Oral Glucose Tolerance Test
You have prediabetes if the results of your oral glucose tolerance test are 140 to 199 mg/dL (2 hours after the beginning of the test).
But with screening for gestational diabetes in pregnant women, the American Diabetes Association has recommended specific glucose values be used for diagnosis.
Glucose tolerance diagnostic test (for gestational diabetes)3
| ||Values that indicate gestational diabetes.|
| 75 g of
More than or equal to 92 mg/dL or
More than or equal to 180 mg/dL or 10.0
More than or equal to 153 mg/dL or 8.5
|100 g of glucose||3-hour:|
More than or equal to 140 mg/dL or 7.8 mmol/L
High glucose levels may be caused
- Gestational diabetes.
- Some medicines, such as
corticosteroids, niacin, phenytoin (Dilantin), some
diuretics, and some medicines used to treat high blood
pressure, HIV, or AIDS.
- Large amounts of the hormone
cortisol in the blood (Cushing's syndrome).
- Inherited diseases, such as
Low glucose levels may be caused
- Certain medicines, such as medicines used to
treat diabetes, some blood pressure medicines (such as propranolol), and some
medicines for depression (such as isocarboxazid).
- Decreased production of
the hormones cortisol and aldosterone (Addison's disease).
- Problems with the thyroid gland or an underactive
- A tumor or other problems of the pancreas.
- Liver disease.
Many conditions can change blood glucose levels. Your
doctor will discuss any significant abnormal results with you in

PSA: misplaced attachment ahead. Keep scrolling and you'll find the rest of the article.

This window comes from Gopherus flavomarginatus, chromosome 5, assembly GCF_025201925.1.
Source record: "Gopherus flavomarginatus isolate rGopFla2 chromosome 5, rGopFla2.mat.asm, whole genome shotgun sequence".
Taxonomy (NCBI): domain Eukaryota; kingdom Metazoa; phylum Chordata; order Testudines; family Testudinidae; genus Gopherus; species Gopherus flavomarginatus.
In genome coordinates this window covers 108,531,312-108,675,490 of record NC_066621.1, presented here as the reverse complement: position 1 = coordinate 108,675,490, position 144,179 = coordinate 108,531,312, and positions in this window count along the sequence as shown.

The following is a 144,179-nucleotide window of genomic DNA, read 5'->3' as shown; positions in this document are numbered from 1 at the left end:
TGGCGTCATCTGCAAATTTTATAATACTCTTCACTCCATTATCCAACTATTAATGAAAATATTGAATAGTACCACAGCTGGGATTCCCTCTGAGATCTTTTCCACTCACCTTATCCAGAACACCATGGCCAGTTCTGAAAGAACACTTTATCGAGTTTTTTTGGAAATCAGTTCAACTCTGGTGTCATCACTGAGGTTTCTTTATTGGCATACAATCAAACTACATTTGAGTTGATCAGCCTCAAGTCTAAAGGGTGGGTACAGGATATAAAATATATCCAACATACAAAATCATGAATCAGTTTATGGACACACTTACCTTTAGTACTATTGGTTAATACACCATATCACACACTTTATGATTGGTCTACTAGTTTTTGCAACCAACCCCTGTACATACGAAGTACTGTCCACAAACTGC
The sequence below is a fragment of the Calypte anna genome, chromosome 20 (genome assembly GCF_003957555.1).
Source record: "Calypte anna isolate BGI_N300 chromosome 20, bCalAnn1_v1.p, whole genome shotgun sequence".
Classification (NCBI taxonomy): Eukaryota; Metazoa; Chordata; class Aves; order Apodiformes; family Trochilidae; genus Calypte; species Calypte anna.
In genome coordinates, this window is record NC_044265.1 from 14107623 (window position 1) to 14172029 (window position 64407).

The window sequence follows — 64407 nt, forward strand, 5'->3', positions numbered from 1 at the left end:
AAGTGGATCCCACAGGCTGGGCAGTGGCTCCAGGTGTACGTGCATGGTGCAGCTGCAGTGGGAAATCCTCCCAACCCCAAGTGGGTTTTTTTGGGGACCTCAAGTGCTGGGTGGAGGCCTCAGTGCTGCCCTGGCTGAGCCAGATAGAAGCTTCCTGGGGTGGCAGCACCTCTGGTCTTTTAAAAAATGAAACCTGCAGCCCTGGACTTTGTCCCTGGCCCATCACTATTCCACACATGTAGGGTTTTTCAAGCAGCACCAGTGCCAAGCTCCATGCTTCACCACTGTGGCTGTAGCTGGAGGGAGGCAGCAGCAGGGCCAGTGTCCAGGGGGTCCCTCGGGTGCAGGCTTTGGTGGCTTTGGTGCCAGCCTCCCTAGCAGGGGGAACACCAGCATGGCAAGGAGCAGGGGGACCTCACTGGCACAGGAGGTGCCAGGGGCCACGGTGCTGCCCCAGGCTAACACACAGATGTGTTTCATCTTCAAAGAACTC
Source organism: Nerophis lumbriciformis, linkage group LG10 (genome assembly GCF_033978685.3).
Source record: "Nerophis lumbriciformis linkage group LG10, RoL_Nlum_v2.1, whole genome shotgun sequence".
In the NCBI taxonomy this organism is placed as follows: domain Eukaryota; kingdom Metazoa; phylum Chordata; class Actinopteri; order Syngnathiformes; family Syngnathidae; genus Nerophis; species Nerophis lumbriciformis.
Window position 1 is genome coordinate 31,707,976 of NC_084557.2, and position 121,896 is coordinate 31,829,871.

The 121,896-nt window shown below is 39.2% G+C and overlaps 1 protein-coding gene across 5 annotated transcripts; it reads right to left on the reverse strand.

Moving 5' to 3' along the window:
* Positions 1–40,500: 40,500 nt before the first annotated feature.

relation to your symptoms and past health.
What Affects the Test
Reasons you may not be able to
have the test or why the results may not be helpful include:
- Recent surgery, illnesses, and infectious diseases.
- Weight loss through dieting.
- Long periods of bed rest (such as from a hospitalization or illness).
What To Think About
When screening for gestational diabetes, a test might be done before the 100-gram oral glucose tolerance test (OGTT). For the first test, you will not need to fast. You will drink 50 grams of glucose. Your blood sample will be taken 1 hour later. If your glucose level is high—for example, over 140 mg/dL (7.8 mmol/L)—you will be asked to take the second test, the 100-gram OGTT.
Even though your gestational diabetes will probably go away after your baby is born, you are at risk for gestational
diabetes if you become pregnant again and for type 2 diabetes later in life. You may also have a follow-up glucose tolerance test 6 to 12 weeks after your baby is born or after you stop
breast-feeding your baby. If the results of this test are normal, you will still need to be screened for diabetes at least every 3 years.